Navigation Links
Landing lights for bumblebees
Date:10/11/2010

Gardeners could help maintain bumblebee populations by growing plants with red flowers or flowers with stripes along the veins, according to field observations of the common snapdragon, Antirrhinum majus, at the John Innes Centre in the UK.

Bees are important pollinators of crops as well as the plants in our gardens. The John Innes Centre, an institute of the BBSRC, is committed to research that can benefit agriculture and the environment.

"Stripes following the veins of flowers are one of the most common floral pigmentation patterns so we thought there must be some advantage for pollination," said Professor Cathie Martin from JIC.

Nuffield scholars spent successive summers observing the foraging patterns of bumblebees on snapdragon plants grown on a plot near Norwich. The students compared the number of visits by bumblebees to various cultivars of the common snapdragon and the number of flowers visited per plant. Red flowers and those with venation patterning were visited significantly more frequently than white or pink. More flowers were visited per plant too.

"Stripes provide a visual guide for pollinators, directing them to the central landing platform and the entrance to the flower where the nectar and pollen can be found," said Professor Martin.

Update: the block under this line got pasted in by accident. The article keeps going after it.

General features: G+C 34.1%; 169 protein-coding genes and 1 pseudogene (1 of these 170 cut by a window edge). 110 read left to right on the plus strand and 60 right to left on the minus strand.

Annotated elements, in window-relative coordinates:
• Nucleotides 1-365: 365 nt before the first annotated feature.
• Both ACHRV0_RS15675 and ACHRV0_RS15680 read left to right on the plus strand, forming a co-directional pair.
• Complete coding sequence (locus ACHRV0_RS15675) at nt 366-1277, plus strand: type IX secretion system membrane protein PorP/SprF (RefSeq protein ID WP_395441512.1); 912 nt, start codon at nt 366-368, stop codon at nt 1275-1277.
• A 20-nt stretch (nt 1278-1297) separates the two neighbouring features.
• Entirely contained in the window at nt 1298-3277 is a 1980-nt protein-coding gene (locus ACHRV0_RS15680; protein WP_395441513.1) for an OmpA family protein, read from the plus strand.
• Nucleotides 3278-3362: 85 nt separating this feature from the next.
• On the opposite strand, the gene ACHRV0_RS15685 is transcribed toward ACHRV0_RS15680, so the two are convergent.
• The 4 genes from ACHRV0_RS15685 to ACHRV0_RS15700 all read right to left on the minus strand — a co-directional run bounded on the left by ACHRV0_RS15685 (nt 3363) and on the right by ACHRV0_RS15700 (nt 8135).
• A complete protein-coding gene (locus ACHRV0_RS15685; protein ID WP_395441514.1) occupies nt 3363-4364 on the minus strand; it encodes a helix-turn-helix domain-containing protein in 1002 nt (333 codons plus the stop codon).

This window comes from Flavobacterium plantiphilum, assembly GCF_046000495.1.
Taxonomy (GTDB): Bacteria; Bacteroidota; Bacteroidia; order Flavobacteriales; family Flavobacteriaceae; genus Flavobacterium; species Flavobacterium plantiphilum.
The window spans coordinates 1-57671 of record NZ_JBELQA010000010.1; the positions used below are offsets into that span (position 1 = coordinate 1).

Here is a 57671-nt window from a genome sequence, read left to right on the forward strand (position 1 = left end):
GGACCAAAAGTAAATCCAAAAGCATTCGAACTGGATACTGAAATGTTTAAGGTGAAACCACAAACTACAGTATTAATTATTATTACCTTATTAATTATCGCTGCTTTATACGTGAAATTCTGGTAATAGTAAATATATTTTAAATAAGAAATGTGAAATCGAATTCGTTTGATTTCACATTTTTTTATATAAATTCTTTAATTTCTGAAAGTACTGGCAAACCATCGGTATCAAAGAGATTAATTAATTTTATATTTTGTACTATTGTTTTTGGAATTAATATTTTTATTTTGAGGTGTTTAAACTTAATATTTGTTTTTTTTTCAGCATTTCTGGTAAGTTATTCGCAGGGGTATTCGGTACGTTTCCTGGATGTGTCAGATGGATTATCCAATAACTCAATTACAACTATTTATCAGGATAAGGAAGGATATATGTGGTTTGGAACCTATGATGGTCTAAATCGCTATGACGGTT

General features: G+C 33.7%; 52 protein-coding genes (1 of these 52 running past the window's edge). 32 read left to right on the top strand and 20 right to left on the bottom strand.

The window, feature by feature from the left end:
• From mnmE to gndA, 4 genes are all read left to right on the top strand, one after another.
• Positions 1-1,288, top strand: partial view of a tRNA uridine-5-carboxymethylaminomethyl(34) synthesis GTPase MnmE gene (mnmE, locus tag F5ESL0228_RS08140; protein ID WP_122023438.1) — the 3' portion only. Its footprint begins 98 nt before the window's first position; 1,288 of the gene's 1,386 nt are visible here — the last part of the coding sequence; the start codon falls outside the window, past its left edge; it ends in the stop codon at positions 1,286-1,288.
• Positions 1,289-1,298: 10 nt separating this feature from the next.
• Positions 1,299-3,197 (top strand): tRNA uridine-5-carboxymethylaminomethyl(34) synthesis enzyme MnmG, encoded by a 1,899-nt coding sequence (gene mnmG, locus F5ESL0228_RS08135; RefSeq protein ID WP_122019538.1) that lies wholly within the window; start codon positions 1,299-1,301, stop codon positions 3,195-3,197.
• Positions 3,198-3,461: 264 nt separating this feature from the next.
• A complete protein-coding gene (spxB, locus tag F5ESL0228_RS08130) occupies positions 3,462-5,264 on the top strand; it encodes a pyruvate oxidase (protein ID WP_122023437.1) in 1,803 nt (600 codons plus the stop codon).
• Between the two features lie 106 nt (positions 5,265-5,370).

"We examined the origin of this trait and found that it has been retained through snapdragon ancestry. The selection pressure for this trait is only relaxed when full red pigmentation evolves in a species."

Bumblebees are the main pollinators for snapdragon because the of the bee is needed to open the closed flower. Pollinators learn and memorize floral signals, such as flower shape, scent, colour and patterns of pigmentation. They return to flowers from which they have previously found food. Simple changes due to single gene changes can have dramatic effects on which pollinators visit and how often.

Collaborators on the project from New Zealand also analysed how the stripy patterns are formed along the veins of the common snapdragon. They showed that two signals interact to create the stripes.

"Complex colour patterns such as spots and stripes are common in nature but the way they are formed is poorly understood," said author Dr Kathy Schwinn from the New Zealand Institute for Plant & Food Research.

"We found that one signal comes from the veins of the petals and one from the skin of the petals, the epidermis. Where these signals intersect, the production of red anthocyanin pigments is induced."

Professor Douglas Kell, Chief Executive of BBSRC, which part-funded this research through strategic funding to JIC, said: "Pollinator insects, such as honeybees, have a highly significant role in agriculture and any reduction in numbers is economically damaging and risks our food security. Much of the food on our plates is reliant on insect pollination. BBSRC is investing in research to understand how we can arrest pollinator decline and this study shows how horticulturalists and gardeners can encourage bumblebee populations."